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Final

CAS AN 102 Study Guide - Final Guide: Philopatry, Polygynandry, Kin Selection

3 Pages
94 Views
Winter 2013

Department
Anthropology
Course Code
CAS AN 102
Professor
All
Study Guide
Final

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Social Organization
Females limited by access to food so females distribute themselves according to how
food is distributed
Males limited by females so males distribute themselves according to how females are
distributed
Female distribution based on defendability of and access to resources, predation, and
offspring care
Type of feeding competition determines female relationships
Male strategies: infanticide, paternal care
Mating systems
Solitary (dispersed)
Polygyny (one male, multi-female)
Most common
Depends on whether males can economically defend multiple females
Depends on how females are dispersed
Primarly when food is clumped (if food is dispersed females will not form
groups)
Little food competition means males can keep females together in a group
Groups of related, philopatric females
A male may be able to defend a group from other mates
Monogamy (pair-living)
Less than 5% of mammals, around 90% of birds
Evolves when male parental care is non-shareable and indispensable to
female reproduction
Evolves when aggression by mated females prevents males from acquiring
additional mates
Polyandry (one female, multi-male)
Very rare
Polygynandry (multi-male, multi-female)
Very common, similar to polygyny
If males and females remain in same group they were born in, it would likely result in
inbreeding
Inbreeding increases homozygosity and will expose deleterious recessive alleles
Philopatric: Sex that remains where they were born while other sex disperses
Kin Selection
Individual selection: individuals and the genes they carry are units of selection because
the individual is the unit that can reproduce and die
Group selection: assumes that some animals sacrifice themselves for the good of the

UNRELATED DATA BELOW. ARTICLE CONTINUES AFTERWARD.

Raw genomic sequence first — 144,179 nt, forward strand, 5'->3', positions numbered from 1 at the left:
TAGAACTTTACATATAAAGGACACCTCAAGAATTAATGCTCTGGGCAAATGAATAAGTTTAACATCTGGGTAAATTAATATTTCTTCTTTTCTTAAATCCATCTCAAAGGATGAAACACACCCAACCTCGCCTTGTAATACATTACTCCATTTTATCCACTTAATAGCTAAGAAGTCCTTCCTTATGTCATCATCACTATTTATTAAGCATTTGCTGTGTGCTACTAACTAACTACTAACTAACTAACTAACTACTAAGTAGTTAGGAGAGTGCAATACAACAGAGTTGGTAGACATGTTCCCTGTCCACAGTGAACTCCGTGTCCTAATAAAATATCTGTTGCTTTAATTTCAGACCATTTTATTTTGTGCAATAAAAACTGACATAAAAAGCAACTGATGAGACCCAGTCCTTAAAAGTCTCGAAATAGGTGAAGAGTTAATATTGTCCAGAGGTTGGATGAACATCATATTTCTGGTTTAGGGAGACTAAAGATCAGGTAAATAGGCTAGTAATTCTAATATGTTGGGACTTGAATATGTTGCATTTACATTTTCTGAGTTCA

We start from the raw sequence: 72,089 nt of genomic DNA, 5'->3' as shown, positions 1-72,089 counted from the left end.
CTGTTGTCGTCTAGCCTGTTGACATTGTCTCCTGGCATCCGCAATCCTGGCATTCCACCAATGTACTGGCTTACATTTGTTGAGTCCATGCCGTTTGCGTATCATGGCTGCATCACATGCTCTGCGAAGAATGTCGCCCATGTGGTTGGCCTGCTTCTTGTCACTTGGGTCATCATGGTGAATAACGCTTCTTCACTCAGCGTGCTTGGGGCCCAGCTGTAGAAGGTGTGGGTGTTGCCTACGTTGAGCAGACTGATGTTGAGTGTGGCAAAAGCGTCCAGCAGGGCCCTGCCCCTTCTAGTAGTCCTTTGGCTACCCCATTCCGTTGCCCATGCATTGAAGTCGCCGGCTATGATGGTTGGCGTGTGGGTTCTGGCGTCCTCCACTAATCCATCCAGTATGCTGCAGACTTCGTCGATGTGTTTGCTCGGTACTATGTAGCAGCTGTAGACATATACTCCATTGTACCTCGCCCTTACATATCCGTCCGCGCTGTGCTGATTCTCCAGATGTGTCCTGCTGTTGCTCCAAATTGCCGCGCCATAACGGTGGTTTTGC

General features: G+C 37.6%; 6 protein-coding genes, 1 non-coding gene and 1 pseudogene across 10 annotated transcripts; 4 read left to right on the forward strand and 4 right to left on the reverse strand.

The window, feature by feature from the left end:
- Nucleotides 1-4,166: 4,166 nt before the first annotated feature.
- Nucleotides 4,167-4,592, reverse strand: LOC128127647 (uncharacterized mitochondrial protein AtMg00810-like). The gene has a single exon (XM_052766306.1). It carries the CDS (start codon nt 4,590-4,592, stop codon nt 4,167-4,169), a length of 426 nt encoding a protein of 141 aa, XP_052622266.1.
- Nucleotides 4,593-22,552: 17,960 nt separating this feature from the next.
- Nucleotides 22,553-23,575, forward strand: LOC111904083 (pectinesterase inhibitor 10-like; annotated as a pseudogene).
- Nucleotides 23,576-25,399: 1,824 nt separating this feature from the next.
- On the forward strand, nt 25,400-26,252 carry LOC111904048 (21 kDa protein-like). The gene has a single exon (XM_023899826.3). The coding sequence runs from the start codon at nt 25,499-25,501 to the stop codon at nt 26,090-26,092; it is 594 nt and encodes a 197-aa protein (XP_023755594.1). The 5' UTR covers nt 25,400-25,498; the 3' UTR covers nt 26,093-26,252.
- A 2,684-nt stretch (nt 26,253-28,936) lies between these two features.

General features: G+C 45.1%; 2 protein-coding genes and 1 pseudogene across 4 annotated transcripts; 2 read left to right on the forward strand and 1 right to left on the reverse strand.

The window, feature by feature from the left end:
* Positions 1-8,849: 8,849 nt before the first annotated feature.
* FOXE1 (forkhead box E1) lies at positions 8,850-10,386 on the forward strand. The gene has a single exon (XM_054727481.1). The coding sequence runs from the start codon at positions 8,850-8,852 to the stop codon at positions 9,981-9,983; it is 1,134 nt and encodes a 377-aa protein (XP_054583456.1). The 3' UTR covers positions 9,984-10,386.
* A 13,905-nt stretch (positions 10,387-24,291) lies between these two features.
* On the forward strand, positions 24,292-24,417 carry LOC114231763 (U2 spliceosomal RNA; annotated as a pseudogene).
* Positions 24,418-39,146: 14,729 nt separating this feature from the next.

group. Disproven as an individual with selfish tendencies would prevail
Inclusive fitness: Fitness both through direct descendents and through lateral relatives
Indirect fitness: received through relatives

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Description
Social Organization Females limited by access to food so females distribute themselves according to how food is distributed Males limited by females so males distribute themselves according to how females are distributed Female distribution based on defendability of and access to resources, predation, and offspring care Type of feeding competition determines female relationships Male strategies: infanticide, paternal care Mating systems • Solitary (dispersed) • Polygyny (one male, multi-female) ⁃ Most common ⁃ Depends on whether males can economically defend multiple females ⁃ Depends on how females are dispersed ⁃ Primarly when food is clumped (if food is dispersed females will not form groups) ⁃ Little food competition means males can keep females together in a group ⁃ Groups of related, philopatric females ⁃ A male may be able to defend a group from other mates • Monogamy (pair-living) ⁃ Less than 5% of mammals, around 90% of birds ⁃ Evolves when male parental care is non-shareable and indispensable to female reproduction ⁃ Evolves when aggression by mated females prevents males from acquiring additional mates • Polyandry (one female, multi-male) ⁃ Very rare • Polygynandry (multi-male, multi-female) ⁃ Very common, similar to polygyny If males and females remain in same group they were born in, it would likely result in inbreeding Inbreeding increases homozygosity and will expose deleterious recessive alleles Philopatric: Sex that remains where they were born while other sex disperses Kin Selection Individual selection: individuals and the genes they carry are units of selection because the individual is the unit that can reproduce and die Group selection: assumes that some animals sacrifice themselves for th
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